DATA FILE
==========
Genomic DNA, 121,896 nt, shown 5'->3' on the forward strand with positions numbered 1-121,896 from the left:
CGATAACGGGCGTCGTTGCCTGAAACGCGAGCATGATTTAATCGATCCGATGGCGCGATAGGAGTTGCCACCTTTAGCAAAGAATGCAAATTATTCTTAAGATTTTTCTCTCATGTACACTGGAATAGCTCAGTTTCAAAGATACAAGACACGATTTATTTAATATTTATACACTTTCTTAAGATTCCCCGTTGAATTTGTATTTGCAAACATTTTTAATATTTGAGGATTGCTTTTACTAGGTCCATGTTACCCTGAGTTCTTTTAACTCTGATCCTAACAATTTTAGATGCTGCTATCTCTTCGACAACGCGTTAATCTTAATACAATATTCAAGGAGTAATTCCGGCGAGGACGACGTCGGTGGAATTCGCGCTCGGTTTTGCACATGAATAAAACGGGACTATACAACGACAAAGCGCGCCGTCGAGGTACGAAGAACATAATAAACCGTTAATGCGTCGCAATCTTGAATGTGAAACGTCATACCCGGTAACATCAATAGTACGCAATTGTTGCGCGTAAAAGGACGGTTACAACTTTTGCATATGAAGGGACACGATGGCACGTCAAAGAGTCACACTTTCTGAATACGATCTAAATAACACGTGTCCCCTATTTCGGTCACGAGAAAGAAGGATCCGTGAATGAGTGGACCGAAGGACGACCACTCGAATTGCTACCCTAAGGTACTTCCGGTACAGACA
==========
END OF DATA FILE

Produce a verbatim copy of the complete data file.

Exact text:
Genomic DNA, 121,896 nt, shown 5'->3' on the forward strand with positions numbered 1-121,896 from the left:
CGATAACGGGCGTCGTTGCCTGAAACGCGAGCATGATTTAATCGATCCGATGGCGCGATAGGAGTTGCCACCTTTAGCAAAGAATGCAAATTATTCTTAAGATTTTTCTCTCATGTACACTGGAATAGCTCAGTTTCAAAGATACAAGACACGATTTATTTAATATTTATACACTTTCTTAAGATTCCCCGTTGAATTTGTATTTGCAAACATTTTTAATATTTGAGGATTGCTTTTACTAGGTCCATGTTACCCTGAGTTCTTTTAACTCTGATCCTAACAATTTTAGATGCTGCTATCTCTTCGACAACGCGTTAATCTTAATACAATATTCAAGGAGTAATTCCGGCGAGGACGACGTCGGTGGAATTCGCGCTCGGTTTTGCACATGAATAAAACGGGACTATACAACGACAAAGCGCGCCGTCGAGGTACGAAGAACATAATAAACCGTTAATGCGTCGCAATCTTGAATGTGAAACGTCATACCCGGTAACATCAATAGTACGCAATTGTTGCGCGTAAAAGGACGGTTACAACTTTTGCATATGAAGGGACACGATGGCACGTCAAAGAGTCACACTTTCTGAATACGATCTAAATAACACGTGTCCCCTATTTCGGTCACGAGAAAGAAGGATCCGTGAATGAGTGGACCGAAGGACGACCACTCGAATTGCTACCCTAAGGTACTTCCGGTACAGACA